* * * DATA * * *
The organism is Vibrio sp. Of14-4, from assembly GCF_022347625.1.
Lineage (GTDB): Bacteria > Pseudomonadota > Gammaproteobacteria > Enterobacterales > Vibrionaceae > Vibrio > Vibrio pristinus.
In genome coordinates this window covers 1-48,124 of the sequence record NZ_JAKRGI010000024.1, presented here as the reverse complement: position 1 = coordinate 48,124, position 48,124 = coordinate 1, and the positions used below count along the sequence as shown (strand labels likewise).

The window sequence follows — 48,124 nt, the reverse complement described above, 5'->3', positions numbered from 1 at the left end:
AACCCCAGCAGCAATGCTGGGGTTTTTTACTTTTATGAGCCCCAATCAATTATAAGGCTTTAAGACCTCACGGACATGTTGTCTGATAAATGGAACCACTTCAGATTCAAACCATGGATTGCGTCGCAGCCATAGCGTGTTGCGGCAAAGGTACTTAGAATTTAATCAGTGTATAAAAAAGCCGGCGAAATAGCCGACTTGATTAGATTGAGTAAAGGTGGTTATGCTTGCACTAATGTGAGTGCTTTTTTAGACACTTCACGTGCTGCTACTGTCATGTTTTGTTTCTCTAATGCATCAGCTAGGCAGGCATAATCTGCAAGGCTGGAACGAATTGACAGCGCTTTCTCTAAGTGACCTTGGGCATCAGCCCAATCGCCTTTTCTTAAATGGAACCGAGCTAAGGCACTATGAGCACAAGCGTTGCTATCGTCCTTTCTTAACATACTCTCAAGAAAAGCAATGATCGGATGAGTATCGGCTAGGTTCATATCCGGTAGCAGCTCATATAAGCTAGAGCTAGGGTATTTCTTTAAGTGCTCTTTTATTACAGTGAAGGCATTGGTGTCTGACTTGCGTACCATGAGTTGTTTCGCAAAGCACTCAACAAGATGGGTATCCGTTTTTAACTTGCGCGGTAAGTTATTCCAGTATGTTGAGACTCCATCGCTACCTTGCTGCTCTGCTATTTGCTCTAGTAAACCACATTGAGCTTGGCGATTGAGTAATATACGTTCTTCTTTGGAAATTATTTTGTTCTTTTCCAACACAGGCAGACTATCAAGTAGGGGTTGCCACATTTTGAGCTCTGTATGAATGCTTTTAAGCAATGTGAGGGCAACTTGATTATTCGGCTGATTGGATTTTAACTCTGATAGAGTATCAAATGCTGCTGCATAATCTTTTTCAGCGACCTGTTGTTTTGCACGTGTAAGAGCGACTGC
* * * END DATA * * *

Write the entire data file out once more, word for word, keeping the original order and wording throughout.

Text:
The organism is Vibrio sp. Of14-4, from assembly GCF_022347625.1.
Lineage (GTDB): Bacteria > Pseudomonadota > Gammaproteobacteria > Enterobacterales > Vibrionaceae > Vibrio > Vibrio pristinus.
In genome coordinates this window covers 1-48,124 of the sequence record NZ_JAKRGI010000024.1, presented here as the reverse complement: position 1 = coordinate 48,124, position 48,124 = coordinate 1, and the positions used below count along the sequence as shown (strand labels likewise).

The window sequence follows — 48,124 nt, the reverse complement described above, 5'->3', positions numbered from 1 at the left end:
AACCCCAGCAGCAATGCTGGGGTTTTTTACTTTTATGAGCCCCAATCAATTATAAGGCTTTAAGACCTCACGGACATGTTGTCTGATAAATGGAACCACTTCAGATTCAAACCATGGATTGCGTCGCAGCCATAGCGTGTTGCGGCAAAGGTACTTAGAATTTAATCAGTGTATAAAAAAGCCGGCGAAATAGCCGACTTGATTAGATTGAGTAAAGGTGGTTATGCTTGCACTAATGTGAGTGCTTTTTTAGACACTTCACGTGCTGCTACTGTCATGTTTTGTTTCTCTAATGCATCAGCTAGGCAGGCATAATCTGCAAGGCTGGAACGAATTGACAGCGCTTTCTCTAAGTGACCTTGGGCATCAGCCCAATCGCCTTTTCTTAAATGGAACCGAGCTAAGGCACTATGAGCACAAGCGTTGCTATCGTCCTTTCTTAACATACTCTCAAGAAAAGCAATGATCGGATGAGTATCGGCTAGGTTCATATCCGGTAGCAGCTCATATAAGCTAGAGCTAGGGTATTTCTTTAAGTGCTCTTTTATTACAGTGAAGGCATTGGTGTCTGACTTGCGTACCATGAGTTGTTTCGCAAAGCACTCAACAAGATGGGTATCCGTTTTTAACTTGCGCGGTAAGTTATTCCAGTATGTTGAGACTCCATCGCTACCTTGCTGCTCTGCTATTTGCTCTAGTAAACCACATTGAGCTTGGCGATTGAGTAATATACGTTCTTCTTTGGAAATTATTTTGTTCTTTTCCAACACAGGCAGACTATCAAGTAGGGGTTGCCACATTTTGAGCTCTGTATGAATGCTTTTAAGCAATGTGAGGGCAACTTGATTATTCGGCTGATTGGATTTTAACTCTGATAGAGTATCAAATGCTGCTGCATAATCTTTTTCAGCGACCTGTTGTTTTGCACGTGTAAGAGCGACTGC